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Oncology - Urology

Estrogen Receptor ß Activation Impairs Prostatic Regeneration by Inducing Apoptosis in Murine and Human Stem/Progenitor Enriched Cell Populations
Published: Tuesday, July 10, 2012
Author: Shirin Hussain et al.

by Shirin Hussain, Mitchell G. Lawrence, Renea A. Taylor, Camden Yeung-Wah Lo, A. P. C. BioResource, Mark Frydenberg, Stuart J. Ellem, Luc Furic, Gail P. Risbridger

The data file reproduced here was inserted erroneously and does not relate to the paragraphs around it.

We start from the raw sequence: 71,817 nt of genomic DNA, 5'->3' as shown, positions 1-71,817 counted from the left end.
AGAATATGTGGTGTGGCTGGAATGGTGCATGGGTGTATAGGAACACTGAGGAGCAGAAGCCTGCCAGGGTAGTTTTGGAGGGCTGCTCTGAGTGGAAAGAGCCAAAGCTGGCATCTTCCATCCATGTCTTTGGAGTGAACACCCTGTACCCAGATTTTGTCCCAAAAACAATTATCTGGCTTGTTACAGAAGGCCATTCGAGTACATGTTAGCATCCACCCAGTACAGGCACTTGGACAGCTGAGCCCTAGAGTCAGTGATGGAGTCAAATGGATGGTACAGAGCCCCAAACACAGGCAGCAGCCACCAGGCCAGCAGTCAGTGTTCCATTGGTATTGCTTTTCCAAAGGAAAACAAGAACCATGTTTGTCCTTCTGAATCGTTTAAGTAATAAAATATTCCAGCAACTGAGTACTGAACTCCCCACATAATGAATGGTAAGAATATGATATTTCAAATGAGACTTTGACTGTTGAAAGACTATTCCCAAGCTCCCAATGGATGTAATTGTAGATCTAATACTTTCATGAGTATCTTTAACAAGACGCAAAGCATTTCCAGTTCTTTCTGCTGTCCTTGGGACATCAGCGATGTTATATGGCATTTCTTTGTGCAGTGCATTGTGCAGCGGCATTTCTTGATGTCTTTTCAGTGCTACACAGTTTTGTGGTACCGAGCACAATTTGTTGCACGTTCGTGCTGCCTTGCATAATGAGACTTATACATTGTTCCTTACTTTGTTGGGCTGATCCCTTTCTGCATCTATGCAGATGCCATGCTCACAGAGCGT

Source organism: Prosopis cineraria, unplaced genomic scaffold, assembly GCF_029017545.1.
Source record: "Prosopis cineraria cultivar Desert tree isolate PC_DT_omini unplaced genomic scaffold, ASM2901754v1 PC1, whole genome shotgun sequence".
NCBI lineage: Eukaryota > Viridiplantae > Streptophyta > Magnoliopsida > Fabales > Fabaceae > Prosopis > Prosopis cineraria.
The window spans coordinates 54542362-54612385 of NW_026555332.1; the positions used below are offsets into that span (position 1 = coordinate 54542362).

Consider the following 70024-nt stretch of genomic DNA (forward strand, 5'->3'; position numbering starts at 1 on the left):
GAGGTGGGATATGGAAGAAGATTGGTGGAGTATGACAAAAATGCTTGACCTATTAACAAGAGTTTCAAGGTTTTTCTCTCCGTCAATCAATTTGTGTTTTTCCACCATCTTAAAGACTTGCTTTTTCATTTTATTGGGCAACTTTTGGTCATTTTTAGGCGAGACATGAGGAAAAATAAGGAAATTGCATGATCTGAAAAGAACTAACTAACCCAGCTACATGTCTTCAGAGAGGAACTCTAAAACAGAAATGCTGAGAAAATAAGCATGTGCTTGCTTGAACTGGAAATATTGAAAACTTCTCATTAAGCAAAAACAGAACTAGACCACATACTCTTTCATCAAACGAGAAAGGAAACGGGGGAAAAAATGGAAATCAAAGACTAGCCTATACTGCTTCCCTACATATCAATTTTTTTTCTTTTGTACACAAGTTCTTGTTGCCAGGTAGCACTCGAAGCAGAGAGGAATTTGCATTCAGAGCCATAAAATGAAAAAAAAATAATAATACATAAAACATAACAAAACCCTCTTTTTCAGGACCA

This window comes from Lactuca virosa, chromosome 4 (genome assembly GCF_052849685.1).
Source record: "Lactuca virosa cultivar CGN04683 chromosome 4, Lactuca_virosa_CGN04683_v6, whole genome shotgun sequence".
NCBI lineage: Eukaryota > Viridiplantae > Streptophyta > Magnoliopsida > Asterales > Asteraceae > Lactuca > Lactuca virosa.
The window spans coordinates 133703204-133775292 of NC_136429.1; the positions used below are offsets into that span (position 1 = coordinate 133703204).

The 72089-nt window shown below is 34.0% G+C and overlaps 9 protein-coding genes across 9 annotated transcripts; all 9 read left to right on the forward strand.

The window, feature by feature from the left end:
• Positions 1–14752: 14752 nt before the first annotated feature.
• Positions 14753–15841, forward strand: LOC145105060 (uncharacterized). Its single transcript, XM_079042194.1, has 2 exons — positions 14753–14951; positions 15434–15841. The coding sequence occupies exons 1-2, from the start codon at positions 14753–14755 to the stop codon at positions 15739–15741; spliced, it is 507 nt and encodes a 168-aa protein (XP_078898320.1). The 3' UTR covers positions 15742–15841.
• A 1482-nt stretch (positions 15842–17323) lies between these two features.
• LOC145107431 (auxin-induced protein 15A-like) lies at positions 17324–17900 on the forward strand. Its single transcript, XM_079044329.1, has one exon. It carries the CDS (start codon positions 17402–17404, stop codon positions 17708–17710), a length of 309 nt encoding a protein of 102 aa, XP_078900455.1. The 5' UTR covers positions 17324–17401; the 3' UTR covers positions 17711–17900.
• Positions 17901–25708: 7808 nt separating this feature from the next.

Androgen depletion is the primary treatment for prostate disease; however, it fails to target residual castrate-resistant cells that are regenerative and cells of origin of prostate cancer. Estrogens, like androgens, regulate survival in prostatic cells, and the goal of this study was to determine the advantages of selective activation of estrogen receptor ß (ERß) to induce cell death in stem cells that are castrate-resistant. Here we show two cycles of short-term ERß agonist (8ß-VE2) administration this treatment impairs regeneration, causing cystic atrophy that correlates with sustained depletion of p63+ basal cells. Furthermore, agonist treatment attenuates clonogenicity and self-renewal of murine prostatic stem/progenitor cells and depletes both murine (Lin-Sca1+CD49fhi) and human (CD49fhiTrop2hi) prostatic basal cells. Finally, we demonstrate the combined added benefits of selective stimulation of ERß, including the induction of cell death in quiescent post-castration tissues. Subsequent to castration ERß-induces further apoptosis in basal, luminal and intermediate cells. Our results reveal a novel benefit of ERß activation for prostate disease and suggest that combining selective activation of ERß with androgen-deprivation may be a feasible strategy to target stem cells implicated in the origin of prostatic disease.